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Increasing variability always degrades the performance of a production system.

Â This is the law of variability.

Â This law, as discussed by Hopp and Spearmen,

Â shows that understanding variation is very important for the quality of a process.

Â Therefore, I want to show you how to study variability across groups.

Â I will explain how to perform a test for equal variances.

Â Moreover, I will motivate why this is useful.

Â Let's go back to the example of four machines producing coffee.

Â Together, we investigated that the average moisture content

Â of the coffee beans depended on the machine it was produced on.

Â The data looked like this.

Â We showed that the means of moisture percentage differ across the four machines.

Â But what about the variation within a machine?

Â Machine two has a wide range of moisture contents,

Â while machine four appeared a lot more consistent.

Â For producing consistent coffee,

Â we probably want the machine with the smallest variation.

Â Let's take a closer look at these two machines.

Â The mean level is near equal for machine two and four.

Â However, the variation of the two machines may differ.

Â This is the data of machine two in a time order.

Â And here, we see the data for a machine four in a time order.

Â The moisture content of machine two goes up and down more than that of machine four.

Â If the machine produces very inconsistently,

Â meaning a lot of variation,

Â this might cause problems.

Â It could lead to a lot of scrap and defects which will cost you money.

Â If you want your moisture percentage to be, for instance,

Â lower than 10.5 percent,

Â and there is a lot of variation,

Â like in machine two,

Â a lot of your batches will show a moisture percentage which is higher than this 10.5,

Â and these batches will have to be thrown away or reprocessed.

Â If the variation is smaller,

Â like in machine four,

Â this will happen less often.

Â Therefore, you will probably like to know if one

Â of the machine produces more consistently than the others.

Â The output of the ANOVA analysis already gave us some information on the variation.

Â We see that machine four has a smaller standard deviation and therefore,

Â produces most consistently within the sample at least.

Â However, are these differences between

Â these standard deviation is statistically significant,

Â or is it a coincidence that machine four has the smallest variation?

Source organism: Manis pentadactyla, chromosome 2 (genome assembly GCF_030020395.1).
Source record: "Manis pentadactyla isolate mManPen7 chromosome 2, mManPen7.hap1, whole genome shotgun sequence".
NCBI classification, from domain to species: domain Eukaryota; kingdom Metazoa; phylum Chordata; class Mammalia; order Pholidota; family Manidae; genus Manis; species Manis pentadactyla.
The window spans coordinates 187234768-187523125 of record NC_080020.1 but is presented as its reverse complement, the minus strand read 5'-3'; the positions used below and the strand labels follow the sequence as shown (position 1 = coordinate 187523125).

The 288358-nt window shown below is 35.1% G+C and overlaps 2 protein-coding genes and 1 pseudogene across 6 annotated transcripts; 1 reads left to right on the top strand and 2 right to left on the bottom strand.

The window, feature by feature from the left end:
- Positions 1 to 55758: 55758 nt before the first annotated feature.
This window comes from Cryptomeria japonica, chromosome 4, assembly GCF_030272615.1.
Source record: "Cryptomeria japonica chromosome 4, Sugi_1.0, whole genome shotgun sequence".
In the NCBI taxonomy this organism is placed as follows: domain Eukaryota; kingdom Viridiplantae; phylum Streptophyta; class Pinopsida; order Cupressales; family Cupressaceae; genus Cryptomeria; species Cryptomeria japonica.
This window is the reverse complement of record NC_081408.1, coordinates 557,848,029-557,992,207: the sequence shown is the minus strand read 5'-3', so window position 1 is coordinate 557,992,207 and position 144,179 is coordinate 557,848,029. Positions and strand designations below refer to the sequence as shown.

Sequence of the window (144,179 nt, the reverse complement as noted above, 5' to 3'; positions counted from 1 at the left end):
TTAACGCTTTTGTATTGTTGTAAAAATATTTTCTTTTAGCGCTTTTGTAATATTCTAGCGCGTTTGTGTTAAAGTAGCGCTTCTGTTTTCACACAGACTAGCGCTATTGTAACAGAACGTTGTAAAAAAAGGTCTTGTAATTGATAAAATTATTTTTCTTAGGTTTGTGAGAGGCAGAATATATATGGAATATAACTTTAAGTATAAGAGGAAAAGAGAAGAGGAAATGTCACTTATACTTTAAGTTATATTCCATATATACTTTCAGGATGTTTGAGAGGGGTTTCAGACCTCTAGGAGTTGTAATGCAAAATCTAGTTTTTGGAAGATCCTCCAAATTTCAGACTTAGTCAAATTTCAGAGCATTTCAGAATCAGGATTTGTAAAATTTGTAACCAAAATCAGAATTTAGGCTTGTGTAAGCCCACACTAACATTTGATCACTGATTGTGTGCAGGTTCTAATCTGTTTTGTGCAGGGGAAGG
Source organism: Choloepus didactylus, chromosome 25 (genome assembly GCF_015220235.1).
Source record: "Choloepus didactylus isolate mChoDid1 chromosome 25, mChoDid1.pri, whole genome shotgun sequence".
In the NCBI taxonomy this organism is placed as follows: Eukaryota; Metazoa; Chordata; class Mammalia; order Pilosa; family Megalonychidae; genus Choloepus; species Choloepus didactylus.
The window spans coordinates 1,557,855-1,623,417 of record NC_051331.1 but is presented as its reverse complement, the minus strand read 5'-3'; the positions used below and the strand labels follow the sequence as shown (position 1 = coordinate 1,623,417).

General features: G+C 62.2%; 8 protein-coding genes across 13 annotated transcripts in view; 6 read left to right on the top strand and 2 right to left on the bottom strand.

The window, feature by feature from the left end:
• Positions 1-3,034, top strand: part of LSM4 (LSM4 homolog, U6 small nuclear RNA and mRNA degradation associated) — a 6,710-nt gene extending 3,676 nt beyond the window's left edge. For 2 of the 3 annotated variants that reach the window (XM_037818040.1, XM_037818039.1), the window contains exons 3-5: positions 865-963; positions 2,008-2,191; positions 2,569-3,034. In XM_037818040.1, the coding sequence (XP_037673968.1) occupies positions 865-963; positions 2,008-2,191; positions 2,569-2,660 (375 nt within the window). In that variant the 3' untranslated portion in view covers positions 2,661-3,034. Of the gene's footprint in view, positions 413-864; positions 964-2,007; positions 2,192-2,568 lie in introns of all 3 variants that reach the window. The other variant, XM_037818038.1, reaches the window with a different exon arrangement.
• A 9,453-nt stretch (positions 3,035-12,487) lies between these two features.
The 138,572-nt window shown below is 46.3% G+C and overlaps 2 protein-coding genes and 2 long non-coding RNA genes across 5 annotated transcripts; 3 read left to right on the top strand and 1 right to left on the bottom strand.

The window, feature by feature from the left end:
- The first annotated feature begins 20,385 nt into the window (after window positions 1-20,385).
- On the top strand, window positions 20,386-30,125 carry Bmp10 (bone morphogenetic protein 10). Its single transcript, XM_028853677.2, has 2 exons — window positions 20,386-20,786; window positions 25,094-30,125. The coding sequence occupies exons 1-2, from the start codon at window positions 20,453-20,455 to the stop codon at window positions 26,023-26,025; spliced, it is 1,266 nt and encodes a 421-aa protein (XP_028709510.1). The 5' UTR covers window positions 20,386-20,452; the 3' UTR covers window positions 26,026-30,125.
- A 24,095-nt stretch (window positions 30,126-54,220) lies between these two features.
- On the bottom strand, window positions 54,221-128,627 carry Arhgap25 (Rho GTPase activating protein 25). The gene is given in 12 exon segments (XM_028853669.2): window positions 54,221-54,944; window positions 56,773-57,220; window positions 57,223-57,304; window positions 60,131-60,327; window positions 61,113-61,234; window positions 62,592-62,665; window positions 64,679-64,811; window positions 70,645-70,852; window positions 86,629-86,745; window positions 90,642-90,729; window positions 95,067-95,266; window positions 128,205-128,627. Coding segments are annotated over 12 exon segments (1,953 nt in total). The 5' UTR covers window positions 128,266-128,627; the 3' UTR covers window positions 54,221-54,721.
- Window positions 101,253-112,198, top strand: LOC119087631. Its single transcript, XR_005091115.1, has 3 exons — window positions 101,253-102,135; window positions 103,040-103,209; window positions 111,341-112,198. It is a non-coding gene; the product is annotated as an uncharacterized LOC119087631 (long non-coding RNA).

Â Let us use a statistical test,

Â the test of equality of variances to study this.

Â Now, pause your video,

Â load the data into Minitab before continuing.

Â This is what your data in Minitab should look like.

Â Note that I stacked the four columns with the individual machine data

Â into one column which is moisture and one column which shows the machine.

Â For testing of equal variances,

Â we have to go to the stats menu because this is statistical analysis.

Â On the stat, we go to ANOVA.

Â And there, you can find the test for equal variances here.

Â Now, Minitab asks you,

Â "What is your response?"

Â Well, our response or the y variable or the CTQ is moisture of course.

Â Next, we have to fill in the factors or the influence factors,

Â and that, in this example,

Â is of course machine.

Â Well, that's it.

Â So, okay.

Â Now, Minitab gives us some output.

Â And one of them is this graph,

Â the test of equal variances.

Â And the other output is in the session window,

Â lots of different, what, results.

Â Now, let's study the output.

Â The estimates for the standard deviation in

Â moisture percentage for the machines are given.

Â To check if the differences between these are statistically significant,

Â we look at the p-value,

Â compute it according to Levene's method.

Â In this case, the p-value is relatively large.

Â It shows us that there is a 32.5 percent

Â chance that the difference between the machines is a chance fluctuation,

Â which is much larger than our threshold of five percent.

Â This means that we did not find evidence that

Â there is a difference in variation between machines,

Â and we cannot draw any conclusions on what the machine produces most consistently.

Â Now, suppose that we would have had 50 measurements for each machine instead of 10.

Â This would give us a different dataset.

Â The individual value plot would look like this.

Â The equal variance test now gives us this output.

Â What would you conclude?

Â Do you see a statistical difference between the variances of the machines?

Â We see a very low p-value,

Â which means that there is a statistical difference between the variances of the machine.

Â And we can conclude the machine four produces most consistently.

Â The test for equal variances also has implications for the ANOVA analysis.

Â Remember that when we performed ANOVA analysis,

Â we selected the options and uncheck the box assume equal variances.

Â In this case of our first example,

Â we found no significant difference between the variances of each machine.

Â So, actually, we did not need to un-check this box.

Â It is preferred not to do this because then the p-value would be more precise.

Â Let's summarize. You now know why variances are

Â important and learned how to compare them across groups.

Â You know that knowledge about equality of

Â variances can be used to improve the p-value over and over.

Â